Type of Thesis
Edward Scott Adler
The historic Democratic Party-organized labor alliance, created during the New Deal and strengthened during the postwar era, has become increasingly strained. Scholars of various disciplines have identified causal mechanisms for this decay, focusing on the role that the Party, neoliberal ideology and labor unions have played in facilitating this decline. Rather than select the most salient explanation or promote an alternative causal mechanism, I argue that these factors are all the result of an inevitable social conflict underlying the alliance. By synthesizing the different casual mechanisms, I illustrate how these factors reinforce each other and develop an understanding of the antagonistic social constructs precipitating this conflict. As opposed to the result of economic shifts or policy changes, I argue that the collapse of the alliance was caused by the disparity between labor’s working class goals and the bourgeois expectations of Democratic Party. I conclude by arguing that continued cooperation within the party system constitutes an existential crisis for unions, and that the labor movement must seek a political strategy without the Democratic Party in order to prevent the subversion of its ideological and social foundations.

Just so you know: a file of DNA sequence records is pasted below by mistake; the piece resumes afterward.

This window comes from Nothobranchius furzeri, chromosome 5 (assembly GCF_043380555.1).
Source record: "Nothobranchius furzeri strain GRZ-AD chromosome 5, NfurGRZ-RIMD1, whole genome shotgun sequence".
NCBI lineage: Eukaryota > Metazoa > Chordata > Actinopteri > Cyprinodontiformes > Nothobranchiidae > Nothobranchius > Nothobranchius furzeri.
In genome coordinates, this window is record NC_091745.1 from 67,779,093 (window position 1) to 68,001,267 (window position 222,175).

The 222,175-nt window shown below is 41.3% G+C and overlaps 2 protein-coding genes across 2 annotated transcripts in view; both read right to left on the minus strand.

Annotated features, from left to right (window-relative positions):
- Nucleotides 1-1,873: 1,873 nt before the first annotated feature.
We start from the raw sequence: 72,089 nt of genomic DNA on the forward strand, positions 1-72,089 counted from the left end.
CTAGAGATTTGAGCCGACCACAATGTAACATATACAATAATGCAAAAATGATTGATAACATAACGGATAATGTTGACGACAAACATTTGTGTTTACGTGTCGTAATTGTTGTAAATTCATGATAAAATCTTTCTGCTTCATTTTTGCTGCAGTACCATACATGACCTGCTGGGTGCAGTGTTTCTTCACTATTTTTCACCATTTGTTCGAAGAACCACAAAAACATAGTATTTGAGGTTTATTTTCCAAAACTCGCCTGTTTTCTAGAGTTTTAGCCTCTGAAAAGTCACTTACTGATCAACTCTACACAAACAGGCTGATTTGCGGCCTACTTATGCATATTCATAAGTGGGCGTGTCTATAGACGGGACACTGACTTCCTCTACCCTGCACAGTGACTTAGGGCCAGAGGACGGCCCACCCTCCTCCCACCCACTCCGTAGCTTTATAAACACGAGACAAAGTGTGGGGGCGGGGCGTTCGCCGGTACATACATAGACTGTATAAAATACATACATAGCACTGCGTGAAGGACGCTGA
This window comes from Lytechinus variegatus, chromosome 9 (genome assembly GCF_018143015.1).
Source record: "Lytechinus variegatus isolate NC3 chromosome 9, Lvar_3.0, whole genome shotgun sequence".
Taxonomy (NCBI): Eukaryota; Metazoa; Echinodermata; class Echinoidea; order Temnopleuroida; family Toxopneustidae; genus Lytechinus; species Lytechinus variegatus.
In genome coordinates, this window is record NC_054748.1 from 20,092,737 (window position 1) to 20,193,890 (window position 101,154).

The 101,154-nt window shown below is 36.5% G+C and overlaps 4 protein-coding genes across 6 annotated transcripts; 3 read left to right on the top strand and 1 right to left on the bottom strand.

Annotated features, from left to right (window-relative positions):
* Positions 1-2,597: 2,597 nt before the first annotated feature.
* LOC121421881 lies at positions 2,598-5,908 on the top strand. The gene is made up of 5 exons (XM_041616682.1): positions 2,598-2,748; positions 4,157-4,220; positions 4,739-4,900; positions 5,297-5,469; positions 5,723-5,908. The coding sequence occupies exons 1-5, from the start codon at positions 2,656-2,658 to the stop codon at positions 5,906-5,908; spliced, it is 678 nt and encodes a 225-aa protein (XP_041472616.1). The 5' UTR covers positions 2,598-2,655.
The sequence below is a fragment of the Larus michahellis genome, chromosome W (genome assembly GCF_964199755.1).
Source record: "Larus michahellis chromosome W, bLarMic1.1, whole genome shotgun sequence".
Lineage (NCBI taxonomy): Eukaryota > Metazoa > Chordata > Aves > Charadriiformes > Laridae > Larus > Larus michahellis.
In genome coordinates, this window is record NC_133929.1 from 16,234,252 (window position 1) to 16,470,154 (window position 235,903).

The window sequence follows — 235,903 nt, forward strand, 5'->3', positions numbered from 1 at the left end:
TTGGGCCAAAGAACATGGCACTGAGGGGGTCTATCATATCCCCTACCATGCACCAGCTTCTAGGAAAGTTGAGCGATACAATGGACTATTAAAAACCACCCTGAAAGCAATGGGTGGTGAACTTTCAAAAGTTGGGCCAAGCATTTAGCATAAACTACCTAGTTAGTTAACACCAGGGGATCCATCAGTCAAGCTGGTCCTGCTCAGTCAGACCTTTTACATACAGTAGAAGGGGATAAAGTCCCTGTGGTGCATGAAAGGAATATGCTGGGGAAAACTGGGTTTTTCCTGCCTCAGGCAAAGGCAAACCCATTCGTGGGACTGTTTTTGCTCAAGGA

Effner, Isaac, "The Limits of Cooperation: Social Conflict and the Collapse of the Democratic Party-Organized Labor Alliance" (2017). Undergraduate Honors Theses. 1331.